9) What to do about school properties for sale?
The following is from the Kingscourt Community Association but has a definite bearing on the Inner Harbour as the properties at both Frontenac and St. Pat’s Schools in our neighbourhood are part of this issue.

Re: First Avenue School – it will be coming up for sale in the spring. It is surplus. An appraisal of its market value will be done first. Another School Board will have first chance to buy it. Then the City will be offered it. If neither a school board or the City want it, it will go on the open market and any development fitting the zoning for the neighbourhood will be allowed. OR a developer might ask for an Official Plan amendment for greater density.
To have some influence on what happens, it was agreed Kingscourt Community Association needs to enter into dialogue with the City as soon as possible. We agreed that we would flyer the areas near the school and invite people to attend our next meeting which will be totally devoted to discussing what our community needs are for the First Avenue School Property.
We will use that meeting and the flyers to try to set up a committee to dialogue with the City:

  • that they were considering the purchase of the property if it became available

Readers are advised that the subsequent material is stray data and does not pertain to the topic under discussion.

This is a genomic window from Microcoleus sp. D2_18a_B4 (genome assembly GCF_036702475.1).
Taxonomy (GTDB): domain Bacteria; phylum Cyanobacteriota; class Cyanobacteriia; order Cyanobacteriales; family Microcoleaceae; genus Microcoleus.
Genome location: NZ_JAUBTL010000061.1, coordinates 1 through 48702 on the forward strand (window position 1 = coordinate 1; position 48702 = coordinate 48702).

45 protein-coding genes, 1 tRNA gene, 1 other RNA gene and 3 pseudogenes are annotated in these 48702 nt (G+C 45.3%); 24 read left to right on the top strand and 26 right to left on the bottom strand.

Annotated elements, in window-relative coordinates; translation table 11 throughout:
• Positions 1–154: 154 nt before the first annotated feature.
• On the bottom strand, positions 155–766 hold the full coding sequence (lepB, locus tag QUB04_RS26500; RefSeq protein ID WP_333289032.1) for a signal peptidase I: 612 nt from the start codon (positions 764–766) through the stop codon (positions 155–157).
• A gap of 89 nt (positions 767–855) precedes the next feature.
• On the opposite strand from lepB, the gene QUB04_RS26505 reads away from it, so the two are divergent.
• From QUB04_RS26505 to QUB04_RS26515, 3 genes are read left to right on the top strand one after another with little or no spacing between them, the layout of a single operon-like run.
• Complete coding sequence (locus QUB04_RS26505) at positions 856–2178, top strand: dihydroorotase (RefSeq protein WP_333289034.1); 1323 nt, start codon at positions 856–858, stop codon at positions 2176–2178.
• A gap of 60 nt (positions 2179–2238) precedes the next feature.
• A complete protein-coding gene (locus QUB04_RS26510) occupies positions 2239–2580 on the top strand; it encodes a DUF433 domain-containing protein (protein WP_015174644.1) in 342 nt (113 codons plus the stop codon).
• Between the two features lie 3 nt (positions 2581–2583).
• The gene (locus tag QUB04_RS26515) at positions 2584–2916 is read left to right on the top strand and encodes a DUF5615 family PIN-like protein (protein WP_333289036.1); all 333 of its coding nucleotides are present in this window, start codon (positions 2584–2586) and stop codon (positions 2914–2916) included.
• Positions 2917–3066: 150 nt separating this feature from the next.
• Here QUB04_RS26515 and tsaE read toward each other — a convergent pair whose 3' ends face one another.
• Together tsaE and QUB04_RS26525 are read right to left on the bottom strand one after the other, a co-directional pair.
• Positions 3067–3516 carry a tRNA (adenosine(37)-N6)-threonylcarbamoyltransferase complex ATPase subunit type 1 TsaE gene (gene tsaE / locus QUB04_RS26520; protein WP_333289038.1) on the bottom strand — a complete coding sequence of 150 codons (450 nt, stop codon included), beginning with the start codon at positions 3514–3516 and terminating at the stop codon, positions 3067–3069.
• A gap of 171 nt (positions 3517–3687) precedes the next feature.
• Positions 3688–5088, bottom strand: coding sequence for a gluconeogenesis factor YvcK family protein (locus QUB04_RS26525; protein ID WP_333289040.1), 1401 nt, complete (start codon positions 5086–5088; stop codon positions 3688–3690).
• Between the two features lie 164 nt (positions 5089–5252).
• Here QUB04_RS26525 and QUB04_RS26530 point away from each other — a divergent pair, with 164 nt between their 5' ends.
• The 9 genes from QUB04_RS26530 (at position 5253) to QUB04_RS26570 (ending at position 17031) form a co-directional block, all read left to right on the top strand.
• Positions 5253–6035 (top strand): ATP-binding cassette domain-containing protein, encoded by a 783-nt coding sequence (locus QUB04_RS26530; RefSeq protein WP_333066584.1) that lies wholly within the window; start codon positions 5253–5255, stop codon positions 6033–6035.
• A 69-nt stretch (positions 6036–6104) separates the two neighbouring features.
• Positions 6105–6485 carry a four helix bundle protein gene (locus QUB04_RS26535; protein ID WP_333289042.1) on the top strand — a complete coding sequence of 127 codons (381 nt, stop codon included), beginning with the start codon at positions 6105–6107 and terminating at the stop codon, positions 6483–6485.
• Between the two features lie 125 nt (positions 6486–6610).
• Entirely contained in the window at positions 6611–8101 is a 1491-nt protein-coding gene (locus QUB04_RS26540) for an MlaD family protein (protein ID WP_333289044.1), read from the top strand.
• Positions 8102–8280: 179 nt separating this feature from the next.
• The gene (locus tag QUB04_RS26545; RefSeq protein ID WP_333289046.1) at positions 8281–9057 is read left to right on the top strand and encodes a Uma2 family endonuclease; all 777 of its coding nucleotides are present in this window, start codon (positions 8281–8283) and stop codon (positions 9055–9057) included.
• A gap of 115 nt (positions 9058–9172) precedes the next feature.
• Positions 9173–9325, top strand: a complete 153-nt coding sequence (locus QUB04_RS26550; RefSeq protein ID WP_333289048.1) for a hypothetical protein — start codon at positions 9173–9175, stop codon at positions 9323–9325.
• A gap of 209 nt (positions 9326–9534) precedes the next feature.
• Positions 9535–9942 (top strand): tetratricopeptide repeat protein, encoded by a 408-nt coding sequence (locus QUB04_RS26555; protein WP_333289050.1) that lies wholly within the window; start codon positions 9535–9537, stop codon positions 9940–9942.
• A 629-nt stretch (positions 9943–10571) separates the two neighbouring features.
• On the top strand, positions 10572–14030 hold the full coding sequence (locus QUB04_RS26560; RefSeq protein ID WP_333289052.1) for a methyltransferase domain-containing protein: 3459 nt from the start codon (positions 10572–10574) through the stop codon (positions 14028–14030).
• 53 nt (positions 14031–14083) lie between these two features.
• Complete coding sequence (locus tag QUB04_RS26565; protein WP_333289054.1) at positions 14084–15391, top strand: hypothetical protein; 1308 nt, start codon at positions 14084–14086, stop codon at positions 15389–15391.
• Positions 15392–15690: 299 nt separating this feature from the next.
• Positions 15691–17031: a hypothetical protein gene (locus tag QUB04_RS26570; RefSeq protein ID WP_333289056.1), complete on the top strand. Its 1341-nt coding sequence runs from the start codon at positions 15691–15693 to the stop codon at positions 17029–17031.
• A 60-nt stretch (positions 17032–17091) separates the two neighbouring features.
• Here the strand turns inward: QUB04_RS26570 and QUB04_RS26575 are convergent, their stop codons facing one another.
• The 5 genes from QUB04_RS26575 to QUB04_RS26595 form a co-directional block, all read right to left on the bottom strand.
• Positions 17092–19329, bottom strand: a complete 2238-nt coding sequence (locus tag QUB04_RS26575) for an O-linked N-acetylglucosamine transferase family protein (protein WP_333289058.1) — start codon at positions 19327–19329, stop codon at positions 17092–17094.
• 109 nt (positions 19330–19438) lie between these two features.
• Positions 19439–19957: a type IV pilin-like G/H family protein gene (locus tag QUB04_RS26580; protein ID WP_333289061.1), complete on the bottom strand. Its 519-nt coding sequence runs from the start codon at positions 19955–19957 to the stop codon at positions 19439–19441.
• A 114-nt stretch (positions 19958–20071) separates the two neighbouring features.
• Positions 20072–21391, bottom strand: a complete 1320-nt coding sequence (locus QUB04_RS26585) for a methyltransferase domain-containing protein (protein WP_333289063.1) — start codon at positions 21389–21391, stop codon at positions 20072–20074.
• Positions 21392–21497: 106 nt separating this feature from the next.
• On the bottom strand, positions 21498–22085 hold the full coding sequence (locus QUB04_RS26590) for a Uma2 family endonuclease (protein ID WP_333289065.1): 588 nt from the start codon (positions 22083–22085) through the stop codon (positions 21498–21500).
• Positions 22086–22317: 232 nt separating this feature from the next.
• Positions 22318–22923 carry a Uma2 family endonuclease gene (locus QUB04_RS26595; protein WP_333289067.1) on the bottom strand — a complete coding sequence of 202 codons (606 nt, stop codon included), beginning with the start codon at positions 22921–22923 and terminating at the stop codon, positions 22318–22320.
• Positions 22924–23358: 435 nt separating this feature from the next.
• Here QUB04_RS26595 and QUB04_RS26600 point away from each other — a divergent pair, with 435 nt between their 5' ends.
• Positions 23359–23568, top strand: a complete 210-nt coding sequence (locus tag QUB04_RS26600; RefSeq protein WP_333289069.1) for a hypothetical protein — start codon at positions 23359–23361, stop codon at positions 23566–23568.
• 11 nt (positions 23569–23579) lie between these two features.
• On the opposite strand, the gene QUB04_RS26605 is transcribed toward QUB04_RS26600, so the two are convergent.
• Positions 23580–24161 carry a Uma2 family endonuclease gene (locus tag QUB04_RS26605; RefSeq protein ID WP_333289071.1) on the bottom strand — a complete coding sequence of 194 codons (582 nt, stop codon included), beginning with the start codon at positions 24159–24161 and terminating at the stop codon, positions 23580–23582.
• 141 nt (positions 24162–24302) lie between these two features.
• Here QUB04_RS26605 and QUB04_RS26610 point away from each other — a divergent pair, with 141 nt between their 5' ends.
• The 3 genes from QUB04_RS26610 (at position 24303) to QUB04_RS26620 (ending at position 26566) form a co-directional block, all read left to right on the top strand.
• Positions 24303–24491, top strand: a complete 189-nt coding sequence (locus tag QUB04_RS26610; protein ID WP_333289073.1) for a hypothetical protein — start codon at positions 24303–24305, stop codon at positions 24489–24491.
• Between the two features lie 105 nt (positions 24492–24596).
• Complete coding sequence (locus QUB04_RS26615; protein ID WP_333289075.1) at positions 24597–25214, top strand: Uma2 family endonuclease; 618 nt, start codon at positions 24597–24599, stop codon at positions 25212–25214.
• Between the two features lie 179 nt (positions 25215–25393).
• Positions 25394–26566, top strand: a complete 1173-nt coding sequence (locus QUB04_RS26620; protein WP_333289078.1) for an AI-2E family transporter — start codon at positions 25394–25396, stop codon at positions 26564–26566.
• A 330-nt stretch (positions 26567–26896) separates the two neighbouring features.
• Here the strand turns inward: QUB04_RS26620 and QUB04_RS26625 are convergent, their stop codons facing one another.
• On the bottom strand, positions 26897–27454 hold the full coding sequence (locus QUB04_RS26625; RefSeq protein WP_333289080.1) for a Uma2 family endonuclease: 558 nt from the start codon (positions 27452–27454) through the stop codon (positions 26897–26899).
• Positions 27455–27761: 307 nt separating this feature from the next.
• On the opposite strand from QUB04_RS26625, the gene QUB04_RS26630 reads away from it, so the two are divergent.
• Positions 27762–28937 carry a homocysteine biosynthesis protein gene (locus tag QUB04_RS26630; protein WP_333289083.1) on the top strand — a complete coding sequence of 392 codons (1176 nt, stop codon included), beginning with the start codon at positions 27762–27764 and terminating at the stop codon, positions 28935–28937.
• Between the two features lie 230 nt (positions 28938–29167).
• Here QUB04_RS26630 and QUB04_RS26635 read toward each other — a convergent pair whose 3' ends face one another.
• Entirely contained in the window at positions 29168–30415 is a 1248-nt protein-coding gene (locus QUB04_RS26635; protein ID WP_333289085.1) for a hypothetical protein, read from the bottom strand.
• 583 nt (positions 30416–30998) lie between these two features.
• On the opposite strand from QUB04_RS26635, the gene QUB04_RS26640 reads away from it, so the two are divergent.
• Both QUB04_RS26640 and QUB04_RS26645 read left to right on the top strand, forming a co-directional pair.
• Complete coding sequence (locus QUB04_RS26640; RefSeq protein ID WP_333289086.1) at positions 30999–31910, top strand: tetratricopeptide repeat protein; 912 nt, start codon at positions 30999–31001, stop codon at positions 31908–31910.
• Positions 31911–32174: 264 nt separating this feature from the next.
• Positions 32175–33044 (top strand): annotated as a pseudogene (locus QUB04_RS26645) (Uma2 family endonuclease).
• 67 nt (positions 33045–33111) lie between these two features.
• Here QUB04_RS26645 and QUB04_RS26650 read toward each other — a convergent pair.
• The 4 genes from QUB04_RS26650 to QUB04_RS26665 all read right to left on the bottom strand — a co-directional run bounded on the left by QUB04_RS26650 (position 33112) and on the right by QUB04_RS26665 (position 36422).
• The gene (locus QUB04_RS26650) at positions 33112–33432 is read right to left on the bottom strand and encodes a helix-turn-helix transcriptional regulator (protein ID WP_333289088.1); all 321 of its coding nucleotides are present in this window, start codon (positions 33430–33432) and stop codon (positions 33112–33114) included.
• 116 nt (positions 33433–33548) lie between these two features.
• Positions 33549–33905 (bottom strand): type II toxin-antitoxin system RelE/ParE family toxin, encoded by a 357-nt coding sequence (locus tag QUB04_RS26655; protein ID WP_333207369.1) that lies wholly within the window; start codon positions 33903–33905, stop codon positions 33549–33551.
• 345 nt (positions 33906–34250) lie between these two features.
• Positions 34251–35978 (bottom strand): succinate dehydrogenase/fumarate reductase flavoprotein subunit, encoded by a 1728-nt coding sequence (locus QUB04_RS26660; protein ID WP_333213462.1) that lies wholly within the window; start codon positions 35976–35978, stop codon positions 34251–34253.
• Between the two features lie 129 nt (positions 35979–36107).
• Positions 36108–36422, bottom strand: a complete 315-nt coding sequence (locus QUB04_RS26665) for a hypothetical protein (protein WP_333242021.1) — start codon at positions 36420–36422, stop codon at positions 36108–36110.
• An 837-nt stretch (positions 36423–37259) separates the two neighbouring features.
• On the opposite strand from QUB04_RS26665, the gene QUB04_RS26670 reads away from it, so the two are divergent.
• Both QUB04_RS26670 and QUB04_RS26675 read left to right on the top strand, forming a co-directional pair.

• The plan of development of St Joseph/St Mary School on Brock Street was not reopened for discussion
  • HOWEVER, the concern expressed by the residents and by our organization that community consultation should take place before a plan is presented was noted.
  • City Council approved a 6 person committee to suggest priorities and principles for determining what school properties should be purchased and for what purposes. This temporary committee is to be represented from across the City.
  • If you are interested, please apply to be on that committee. With First Avenue School coming up for sale and with St Peter Catholic School also soon to be closed, this is very important to Kingscourt.
  • Next Meeting
  • December 1, 2016 7 pm at Kingscourt Free Methodist Church, Topic: School Properties
  • Contact? Matthew at birms@kos.net.

Happy second half of November,
Hope you manage to make it to some of these meetings before things quieten down on the political front in December.
I think we will all be in need of a break come December.
Cheers,
Mary Farrar,
President, Friends of Kingston Inner Harbour